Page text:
Tata Consultancy Services, one of India’s largest companies, firmly denies that the IT workers it has provided to work on major projects in Norway like DNB’s new Vipps payment system are being exploited. Tata’s management has now responded to reports by Norwegian Broadcasting (NRK) that Tata’s workers at DNB and other large Norwegian companies are working 14 to 16 hours a day in violation of Norwegian labour laws.
“We have nothing to hide,” Vikramjit Grewal, who heads Tata’s operations in Norway, told NRK following its reports on working conditions for the consultants hired in from Tata by Norway’s biggest bank and major retailer and wholesaler NorgesGruppen.
The reports have been linked to concerns expressed by some of DNB’s own employees, who have observed how the Tata workers are on the job at DNB’s Oslo headquarters early and still there late into the evening. That led to labour organizations expressing concerns as well and, ultimately, an investigation into allegations of social dumping now underway by Norwegian state labour authorities from the regulatory agency Arbeidstilsynet.
“We are cooperating with Arbeidstilsynet and are open with them,” Grewal of Tata Norge told NRK on national radio Thursday morning. He claimed Tata was giving the labour regulators “all the information” they request.
He admitted that Tata was uneasy about the investigation into the hours spent by Tata workers on DNB’s Vipps project. He confirmed that “all our clients (like DNB) are very concerned” about the allegations of social dumping and expect them to be rejected. Grewal also claimed that Tata provides its workers from India with a place to live and pays for their children to be sent to school. “It can often cost us more to have our own people here than to employ Norwegians,” he claimed.
Grewal denied Tata’s IT experts work in a culture of fear and are subject to exploitation. He called such allegations untrue and unfair, claiming that many young workers from India are keen to prove themselves and actually want to work long days on “exciting projects” abroad. He suggested that computer engineers and other high-tech experts in the late 20s are happy to have the chance to work hard and “show their ambition.” Since they lack their own social network while in Oslo, they end up spending most of their time on the job, he said.
Grewal also pointed to internal surveys of Tata workers showing a high degree of job satisfaction and claimed Tata manages to retain those it hires. If Tata’s workers in Norway are unhappy, he claimed, they can simply quit because the labour market for such highly skilled tech workers “is good” and they “wouldn’t have a problem” getting a new job.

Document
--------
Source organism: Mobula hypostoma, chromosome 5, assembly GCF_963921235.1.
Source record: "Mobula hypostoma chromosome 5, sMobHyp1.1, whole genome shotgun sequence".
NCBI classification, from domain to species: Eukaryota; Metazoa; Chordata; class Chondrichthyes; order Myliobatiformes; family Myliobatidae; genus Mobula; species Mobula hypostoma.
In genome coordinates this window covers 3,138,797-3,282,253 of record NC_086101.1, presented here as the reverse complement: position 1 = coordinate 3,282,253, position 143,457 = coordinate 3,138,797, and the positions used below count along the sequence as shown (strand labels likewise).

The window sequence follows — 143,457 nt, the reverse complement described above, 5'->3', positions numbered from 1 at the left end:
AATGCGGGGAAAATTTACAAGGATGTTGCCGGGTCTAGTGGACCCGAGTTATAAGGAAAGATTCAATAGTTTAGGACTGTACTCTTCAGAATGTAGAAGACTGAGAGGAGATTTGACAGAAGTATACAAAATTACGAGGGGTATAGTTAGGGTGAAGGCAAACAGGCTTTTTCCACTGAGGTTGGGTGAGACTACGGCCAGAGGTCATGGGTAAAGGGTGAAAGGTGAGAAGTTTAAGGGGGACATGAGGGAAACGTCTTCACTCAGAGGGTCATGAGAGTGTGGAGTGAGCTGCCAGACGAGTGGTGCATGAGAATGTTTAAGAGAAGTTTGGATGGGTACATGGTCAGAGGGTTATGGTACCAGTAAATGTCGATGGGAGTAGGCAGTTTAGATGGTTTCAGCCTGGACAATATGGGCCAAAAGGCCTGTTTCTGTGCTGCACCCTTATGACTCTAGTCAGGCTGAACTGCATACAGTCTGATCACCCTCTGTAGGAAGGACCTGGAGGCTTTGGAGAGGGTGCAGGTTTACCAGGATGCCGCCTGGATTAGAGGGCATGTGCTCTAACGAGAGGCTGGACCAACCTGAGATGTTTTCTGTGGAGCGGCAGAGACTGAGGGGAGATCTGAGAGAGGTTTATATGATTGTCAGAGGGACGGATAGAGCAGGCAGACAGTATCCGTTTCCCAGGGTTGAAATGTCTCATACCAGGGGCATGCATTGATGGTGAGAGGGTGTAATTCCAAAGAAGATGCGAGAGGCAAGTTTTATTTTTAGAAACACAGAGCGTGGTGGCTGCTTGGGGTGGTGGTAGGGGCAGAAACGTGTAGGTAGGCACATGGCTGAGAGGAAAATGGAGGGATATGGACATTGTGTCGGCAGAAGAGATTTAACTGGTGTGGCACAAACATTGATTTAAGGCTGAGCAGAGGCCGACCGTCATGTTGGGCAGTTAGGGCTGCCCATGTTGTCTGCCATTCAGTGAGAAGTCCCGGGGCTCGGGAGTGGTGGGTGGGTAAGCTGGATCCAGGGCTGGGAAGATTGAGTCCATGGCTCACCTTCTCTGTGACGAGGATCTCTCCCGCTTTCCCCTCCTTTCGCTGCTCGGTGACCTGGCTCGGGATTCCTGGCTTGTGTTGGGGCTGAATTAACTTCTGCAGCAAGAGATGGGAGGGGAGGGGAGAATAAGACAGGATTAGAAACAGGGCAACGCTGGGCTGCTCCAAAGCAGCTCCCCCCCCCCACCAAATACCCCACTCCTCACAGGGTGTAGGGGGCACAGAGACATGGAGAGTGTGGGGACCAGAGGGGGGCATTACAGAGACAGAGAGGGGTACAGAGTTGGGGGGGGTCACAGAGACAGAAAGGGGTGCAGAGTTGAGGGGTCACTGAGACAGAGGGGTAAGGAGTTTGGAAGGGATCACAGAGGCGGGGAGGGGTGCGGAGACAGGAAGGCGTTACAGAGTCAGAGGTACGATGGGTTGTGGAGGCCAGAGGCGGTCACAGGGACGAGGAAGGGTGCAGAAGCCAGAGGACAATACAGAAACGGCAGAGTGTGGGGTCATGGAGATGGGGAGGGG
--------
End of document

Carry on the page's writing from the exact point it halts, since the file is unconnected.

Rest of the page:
That’s debatable given the difficulties many foreign workers have in Norway, where their labour and residence permission is often tied to their employer. If they quit or lose their jobs with that employer, they often lose their right to remain in Norway, nor are they eligible for unemployment benefits.
Some of Norway’s large labour organizations within trade union confederation LO have voiced their suspicions of social dumping, with the Indian IT workers putting in much longer hours for allegedly lower pay than their Norwegian counterparts would. Norwegian unions have long fought against outsourcing and the types of arragements DNB and NorgesGruppen have with Tata, claiming it can undermine Norwegian labour standards and pay levels. The Norwegian companies, however, can get projects done at lower cost while also claiming that they can’t find enough qualified Norwegians to do the work.
Grewal claimed that Tata is taking the allegations against it seriously. Tata has placed more than 500 Indian IT experts at various companies in Norway, with another 40 or so working at Tata’s Norwegian headquarters in Oslo. It’s also in the process of bidding for more contracts at Norwegian companies.
“We are not perfect,” Grewal told NRK, “and if it’s shown that we have made some mistakes in relation to Norwegian regulations, we will immediately make changes.” He also conceded that Tata may have “underestimated” the differences between Norwegian and Indian work cultures.
“Things take time in Norway, which is more consensus-oriented, and in India we’re more formal,” Grewal said. “Norwegians value perhaps a more balanced life away from work. Indians put a priority on work ahead of free time in order to obtain a higher standard of living.” He added that Tata has now understood that it must adapt better “to the Norwegian reality.”